Waltham Watch Company In 1907 the company name changed to Waltham Watch Co. (WWCo), in 1923 briefly to the Waltham Watch and Clock Company and finally in 1925 to the Waltham Watch Company (WWC).[dubious – discuss]

Waltham model 1899 pocket watch movement Two groups of high-quality watches were produced by the company for orders placed by the Canadian Pacific Railway. One large group has the shield and beaver emblem of the Railway engraved on the movements and is known as the "CPR" type. The second group has "Canadian Railway Time Service" engraved on the movements, and is known as the "CRTS" type. They are both highly prized by collectors.

Every watch movement that the company produced was engraved with an individual serial number. That number can be used to estimate the date of production.

Waltham Precision Instruments Company The company closed its factory doors and declared bankruptcy in 1949, although the factory briefly reopened a few times, primarily to finish and case existing watch inventory for sale. Several different plans were presented to restart the business, but all failed for various reasons. In 1958, the company got out of the consumer watch business completely and reorganized into the Waltham Precision Instruments Company. All remaining watch inventory had been sold to the Hallmark Watch Company the previous year, and rights to the "Waltham" trademark were sold to a new Waltham Watch Company incorporated in Delaware in exchange for stock. Specialized clocks and chronographs for use in aircraft control panels continued to be made in the Waltham factory by the Waltham Precision Instruments Company until the company was sold in 1994. The company is now based in Alabama, as the Waltham Aircraft Clock Corporation.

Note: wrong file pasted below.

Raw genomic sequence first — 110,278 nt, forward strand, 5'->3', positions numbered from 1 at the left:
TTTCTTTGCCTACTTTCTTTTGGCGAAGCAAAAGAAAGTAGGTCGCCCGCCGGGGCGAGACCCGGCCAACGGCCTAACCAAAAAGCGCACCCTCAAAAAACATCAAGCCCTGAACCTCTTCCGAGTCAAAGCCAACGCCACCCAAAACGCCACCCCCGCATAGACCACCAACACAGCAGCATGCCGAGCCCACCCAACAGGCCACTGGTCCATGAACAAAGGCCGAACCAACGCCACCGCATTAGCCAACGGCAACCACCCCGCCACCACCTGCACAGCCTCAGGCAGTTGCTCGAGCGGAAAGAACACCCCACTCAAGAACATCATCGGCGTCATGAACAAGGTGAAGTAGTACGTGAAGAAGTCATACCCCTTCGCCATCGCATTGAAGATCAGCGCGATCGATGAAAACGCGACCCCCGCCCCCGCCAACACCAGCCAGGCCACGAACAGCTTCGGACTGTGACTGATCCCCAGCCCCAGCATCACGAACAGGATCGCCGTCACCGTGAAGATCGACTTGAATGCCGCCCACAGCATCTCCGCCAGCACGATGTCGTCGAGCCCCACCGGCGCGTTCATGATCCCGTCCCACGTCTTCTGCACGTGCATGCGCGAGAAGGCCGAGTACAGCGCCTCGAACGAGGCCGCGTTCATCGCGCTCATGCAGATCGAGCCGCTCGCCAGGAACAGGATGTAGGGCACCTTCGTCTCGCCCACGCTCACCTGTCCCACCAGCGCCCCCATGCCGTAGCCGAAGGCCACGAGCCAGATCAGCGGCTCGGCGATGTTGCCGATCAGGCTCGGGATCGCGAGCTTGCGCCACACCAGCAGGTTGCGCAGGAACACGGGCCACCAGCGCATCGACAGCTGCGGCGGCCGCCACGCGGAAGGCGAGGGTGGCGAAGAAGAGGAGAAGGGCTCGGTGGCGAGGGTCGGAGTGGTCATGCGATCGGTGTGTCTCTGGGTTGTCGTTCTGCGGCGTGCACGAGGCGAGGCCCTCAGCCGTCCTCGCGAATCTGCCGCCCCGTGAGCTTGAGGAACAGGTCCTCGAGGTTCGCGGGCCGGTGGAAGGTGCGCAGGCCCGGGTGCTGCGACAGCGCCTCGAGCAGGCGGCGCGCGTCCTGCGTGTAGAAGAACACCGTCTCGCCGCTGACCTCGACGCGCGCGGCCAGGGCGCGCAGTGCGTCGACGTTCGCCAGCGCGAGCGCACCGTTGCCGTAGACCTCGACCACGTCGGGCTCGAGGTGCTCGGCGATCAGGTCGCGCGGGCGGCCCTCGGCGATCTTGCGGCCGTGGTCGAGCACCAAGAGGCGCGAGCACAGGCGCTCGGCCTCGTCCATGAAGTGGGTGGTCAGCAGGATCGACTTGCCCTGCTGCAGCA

Waltham International SA Switzerland Before the Waltham Watch Company went out of business in 1957, it founded a subsidiary in Switzerland in 1954, Waltham International SA. Waltham International SA retains the right to the Waltham trade name outside of North America, and continues to produce mechanical wrist watches and mechanical pocket watches under the "Waltham" brand.